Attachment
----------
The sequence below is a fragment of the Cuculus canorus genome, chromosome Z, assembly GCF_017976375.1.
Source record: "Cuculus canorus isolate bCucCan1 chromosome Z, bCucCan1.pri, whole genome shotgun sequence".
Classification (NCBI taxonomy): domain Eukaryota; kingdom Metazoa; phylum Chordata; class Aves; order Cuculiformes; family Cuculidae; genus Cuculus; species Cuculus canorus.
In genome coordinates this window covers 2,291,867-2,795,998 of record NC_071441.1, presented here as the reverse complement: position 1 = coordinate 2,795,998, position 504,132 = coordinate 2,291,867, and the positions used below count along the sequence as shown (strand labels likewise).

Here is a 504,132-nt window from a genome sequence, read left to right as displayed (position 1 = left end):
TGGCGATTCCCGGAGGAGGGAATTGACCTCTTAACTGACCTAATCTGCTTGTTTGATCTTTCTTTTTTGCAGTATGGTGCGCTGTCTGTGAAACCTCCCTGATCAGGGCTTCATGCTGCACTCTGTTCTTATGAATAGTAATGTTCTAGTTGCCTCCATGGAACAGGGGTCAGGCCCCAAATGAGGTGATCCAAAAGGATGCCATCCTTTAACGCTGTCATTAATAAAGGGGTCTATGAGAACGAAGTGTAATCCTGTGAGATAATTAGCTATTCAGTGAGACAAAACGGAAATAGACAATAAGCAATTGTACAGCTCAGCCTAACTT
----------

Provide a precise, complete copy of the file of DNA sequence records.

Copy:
The sequence below is a fragment of the Cuculus canorus genome, chromosome Z, assembly GCF_017976375.1.
Source record: "Cuculus canorus isolate bCucCan1 chromosome Z, bCucCan1.pri, whole genome shotgun sequence".
Classification (NCBI taxonomy): domain Eukaryota; kingdom Metazoa; phylum Chordata; class Aves; order Cuculiformes; family Cuculidae; genus Cuculus; species Cuculus canorus.
In genome coordinates this window covers 2,291,867-2,795,998 of record NC_071441.1, presented here as the reverse complement: position 1 = coordinate 2,795,998, position 504,132 = coordinate 2,291,867, and the positions used below count along the sequence as shown (strand labels likewise).

Here is a 504,132-nt window from a genome sequence, read left to right as displayed (position 1 = left end):
TGGCGATTCCCGGAGGAGGGAATTGACCTCTTAACTGACCTAATCTGCTTGTTTGATCTTTCTTTTTTGCAGTATGGTGCGCTGTCTGTGAAACCTCCCTGATCAGGGCTTCATGCTGCACTCTGTTCTTATGAATAGTAATGTTCTAGTTGCCTCCATGGAACAGGGGTCAGGCCCCAAATGAGGTGATCCAAAAGGATGCCATCCTTTAACGCTGTCATTAATAAAGGGGTCTATGAGAACGAAGTGTAATCCTGTGAGATAATTAGCTATTCAGTGAGACAAAACGGAAATAGACAATAAGCAATTGTACAGCTCAGCCTAACTT